Sebastopol, CA--During the infancy of the Internet, a single server could easily handle the processing requirements of even one of the most popular sites of the day. Because there was no such thing as a "mission-critical" site, no one panicked when a site went down. These days, downtime has a direct dollar value associated with it and businesses can lose thousands of dollars or more in revenue for every minute their site is down, explains Tony Bourke, author of Server Load Balancing (O'Reilly, US $34.95). As a result, server load balancing--that is, distributing network load to several different machines--has become the key to web infrastructure, with nearly every major site on the Internet using it. As critical as server load balancing is, the technology is riddled with conflicting terminology and a distinct lack of resources, posing a challenge to administrators who hope to master it.
Server load balancing is a process and technology that distributes site traffic among several servers using a network-based device. Much of the information on load balancing that is available today comes from the producers of these devices in the form of vendor-specific manuals that use inconsistent terminology and are often biased toward the products they cover. Bourke says, "I wrote Server Load Balancing because there have been times when I really could have used a book on the subject, but there just wasn't anything out there. The various vendors have their manuals, of course, but they lacked certain advantages you can get from a third party."
"This book goes in-depth about the various ways load balancers can be put into a given network," Bourke continues. "This has probably been the most confusing aspect of load balancing for system administrators, and the subject that I get the most questions about. While all load balancers serve the same function (which is to balance web or other network load among available servers), there are various ways that they can be implemented in a network topology. But the problem of inconsistent or nonexistent terminology to describe these ways has added to the confusion."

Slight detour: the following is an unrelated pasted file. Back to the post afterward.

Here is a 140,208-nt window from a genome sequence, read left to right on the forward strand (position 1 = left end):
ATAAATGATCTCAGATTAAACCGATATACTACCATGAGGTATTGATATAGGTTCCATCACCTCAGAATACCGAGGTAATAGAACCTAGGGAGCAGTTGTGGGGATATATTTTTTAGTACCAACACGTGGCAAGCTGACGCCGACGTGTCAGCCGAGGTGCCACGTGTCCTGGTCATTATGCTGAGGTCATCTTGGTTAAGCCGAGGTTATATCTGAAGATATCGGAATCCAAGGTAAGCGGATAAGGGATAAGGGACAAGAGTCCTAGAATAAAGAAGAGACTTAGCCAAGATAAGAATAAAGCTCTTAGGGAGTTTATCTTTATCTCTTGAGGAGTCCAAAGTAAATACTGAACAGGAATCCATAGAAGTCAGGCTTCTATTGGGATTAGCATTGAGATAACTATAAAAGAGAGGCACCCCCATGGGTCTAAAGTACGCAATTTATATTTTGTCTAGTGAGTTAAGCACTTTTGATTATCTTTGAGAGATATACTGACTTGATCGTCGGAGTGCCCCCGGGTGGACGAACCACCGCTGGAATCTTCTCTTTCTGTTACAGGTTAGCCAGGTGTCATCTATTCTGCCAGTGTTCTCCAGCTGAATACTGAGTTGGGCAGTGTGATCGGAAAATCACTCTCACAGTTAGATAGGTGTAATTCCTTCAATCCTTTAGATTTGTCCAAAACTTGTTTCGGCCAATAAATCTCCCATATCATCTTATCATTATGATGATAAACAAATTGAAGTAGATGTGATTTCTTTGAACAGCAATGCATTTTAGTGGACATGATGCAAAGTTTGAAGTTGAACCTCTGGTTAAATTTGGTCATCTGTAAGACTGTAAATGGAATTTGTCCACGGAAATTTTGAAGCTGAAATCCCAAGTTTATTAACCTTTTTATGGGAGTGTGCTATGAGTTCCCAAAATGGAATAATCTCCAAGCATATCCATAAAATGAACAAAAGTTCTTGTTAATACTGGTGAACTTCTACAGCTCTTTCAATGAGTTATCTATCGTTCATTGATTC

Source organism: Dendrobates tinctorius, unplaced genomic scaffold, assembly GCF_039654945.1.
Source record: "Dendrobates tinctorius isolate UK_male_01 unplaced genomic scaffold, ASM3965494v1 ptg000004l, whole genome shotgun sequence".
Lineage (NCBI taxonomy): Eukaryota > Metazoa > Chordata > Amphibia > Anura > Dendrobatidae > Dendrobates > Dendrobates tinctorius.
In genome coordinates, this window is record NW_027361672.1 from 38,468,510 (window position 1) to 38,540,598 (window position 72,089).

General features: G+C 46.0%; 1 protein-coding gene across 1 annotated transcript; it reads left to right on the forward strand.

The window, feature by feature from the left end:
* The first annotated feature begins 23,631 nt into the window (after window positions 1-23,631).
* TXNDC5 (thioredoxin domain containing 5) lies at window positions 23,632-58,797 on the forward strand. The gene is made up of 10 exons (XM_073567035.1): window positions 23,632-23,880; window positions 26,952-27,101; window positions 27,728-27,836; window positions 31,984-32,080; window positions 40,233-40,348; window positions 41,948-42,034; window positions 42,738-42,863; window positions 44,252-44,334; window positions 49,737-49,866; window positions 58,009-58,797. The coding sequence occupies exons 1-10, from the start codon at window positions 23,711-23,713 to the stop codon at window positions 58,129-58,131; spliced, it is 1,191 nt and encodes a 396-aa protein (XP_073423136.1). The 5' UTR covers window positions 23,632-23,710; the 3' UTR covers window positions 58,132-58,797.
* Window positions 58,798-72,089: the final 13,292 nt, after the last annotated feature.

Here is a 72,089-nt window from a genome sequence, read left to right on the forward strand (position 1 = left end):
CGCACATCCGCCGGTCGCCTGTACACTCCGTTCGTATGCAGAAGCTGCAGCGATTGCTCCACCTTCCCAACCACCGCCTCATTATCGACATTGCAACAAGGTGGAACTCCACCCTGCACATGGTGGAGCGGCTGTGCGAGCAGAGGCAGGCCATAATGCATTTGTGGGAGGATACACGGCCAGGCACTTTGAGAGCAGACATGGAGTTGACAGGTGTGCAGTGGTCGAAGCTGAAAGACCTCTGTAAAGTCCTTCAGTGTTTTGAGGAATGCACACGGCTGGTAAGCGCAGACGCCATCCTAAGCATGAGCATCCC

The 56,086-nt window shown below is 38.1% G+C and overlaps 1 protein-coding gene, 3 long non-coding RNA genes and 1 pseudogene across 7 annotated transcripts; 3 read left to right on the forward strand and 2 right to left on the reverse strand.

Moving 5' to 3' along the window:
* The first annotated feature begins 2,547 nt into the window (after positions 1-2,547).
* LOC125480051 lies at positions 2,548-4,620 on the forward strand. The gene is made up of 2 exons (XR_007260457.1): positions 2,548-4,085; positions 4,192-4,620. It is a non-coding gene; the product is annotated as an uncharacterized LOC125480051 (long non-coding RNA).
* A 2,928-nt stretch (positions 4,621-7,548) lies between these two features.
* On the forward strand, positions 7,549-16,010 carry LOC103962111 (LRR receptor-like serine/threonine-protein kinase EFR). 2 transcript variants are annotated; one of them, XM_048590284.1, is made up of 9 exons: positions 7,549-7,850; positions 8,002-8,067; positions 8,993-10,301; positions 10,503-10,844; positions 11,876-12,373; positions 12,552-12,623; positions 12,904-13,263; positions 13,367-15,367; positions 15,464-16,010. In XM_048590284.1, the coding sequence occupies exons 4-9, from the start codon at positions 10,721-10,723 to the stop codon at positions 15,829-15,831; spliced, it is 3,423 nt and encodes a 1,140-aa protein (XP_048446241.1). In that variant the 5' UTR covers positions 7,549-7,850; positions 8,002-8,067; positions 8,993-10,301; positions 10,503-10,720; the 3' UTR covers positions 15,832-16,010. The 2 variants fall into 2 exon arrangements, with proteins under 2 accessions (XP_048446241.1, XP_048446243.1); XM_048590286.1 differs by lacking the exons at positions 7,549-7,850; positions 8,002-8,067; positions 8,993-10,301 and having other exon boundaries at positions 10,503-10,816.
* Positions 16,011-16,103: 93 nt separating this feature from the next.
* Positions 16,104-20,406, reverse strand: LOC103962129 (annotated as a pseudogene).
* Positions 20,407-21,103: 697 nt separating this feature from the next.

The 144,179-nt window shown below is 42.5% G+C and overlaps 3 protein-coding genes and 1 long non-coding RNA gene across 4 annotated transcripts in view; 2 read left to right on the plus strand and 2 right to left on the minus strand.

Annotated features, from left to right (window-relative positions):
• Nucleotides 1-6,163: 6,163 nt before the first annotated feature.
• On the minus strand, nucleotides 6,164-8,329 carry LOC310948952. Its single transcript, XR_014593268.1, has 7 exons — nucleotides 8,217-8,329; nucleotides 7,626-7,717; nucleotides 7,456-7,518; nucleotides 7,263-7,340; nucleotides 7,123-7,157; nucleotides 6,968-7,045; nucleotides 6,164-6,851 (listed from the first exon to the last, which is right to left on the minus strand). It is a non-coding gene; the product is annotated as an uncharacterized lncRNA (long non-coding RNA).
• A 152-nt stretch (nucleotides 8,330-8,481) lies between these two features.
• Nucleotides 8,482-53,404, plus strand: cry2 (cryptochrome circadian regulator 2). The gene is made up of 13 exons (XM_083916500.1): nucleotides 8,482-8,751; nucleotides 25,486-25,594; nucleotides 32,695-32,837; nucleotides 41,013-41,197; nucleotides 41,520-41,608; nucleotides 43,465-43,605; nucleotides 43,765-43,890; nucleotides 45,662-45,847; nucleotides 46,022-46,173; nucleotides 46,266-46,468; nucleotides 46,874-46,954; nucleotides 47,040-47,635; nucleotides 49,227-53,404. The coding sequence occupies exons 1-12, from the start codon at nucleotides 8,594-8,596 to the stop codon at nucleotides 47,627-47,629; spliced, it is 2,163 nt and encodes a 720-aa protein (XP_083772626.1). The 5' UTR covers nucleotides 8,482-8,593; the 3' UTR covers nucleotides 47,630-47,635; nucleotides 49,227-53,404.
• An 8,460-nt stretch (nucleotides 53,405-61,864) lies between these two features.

Bourke explains the various ways in which load balancers can be implemented in a network, categorizes them, and most importantly, includes establishes a standard terminology that can be used to discuss the technology. "With a terminology in place," Bourke explains, "you can discuss characteristics and make comparisons. This can help you decide what is best in a given installation, or what type of installation an engineer might be troubleshooting."
In addition to explaining concepts and terminology, Server Load Balancing offers practical guidance for planning and implementing load balancing in almost any environment. It includes vendor configurations, concept overviews and implementation strategies. It also offers information and diagrams for designing, implementing and managing installations, including a discussion and quick-reference configuration guide for each of the four major vendors of load balancing products:
- Alteon WebSystems
- Cisco's CSS Series (formerly ArrowPoint)
- F5's BIG-IP
- The Foundry ServerIron series
By comparing several load balancing products, system administrators will gain a deeper understanding of the technology and how best to use it to improve network performance.
Server Load Balancing was written for system administrators who are responsible for the maintenance, troubleshooting and general use of load balancers. Bourke adds that his book contains information for generalists as well, explaining the basic concepts involved with server load balancing.
Chapter 7, "NAT-Based SLB Network Architecture," is available free online.
More information about the book, including Table of Contents, index, author bio, and samples.
A cover graphic in jpeg format.
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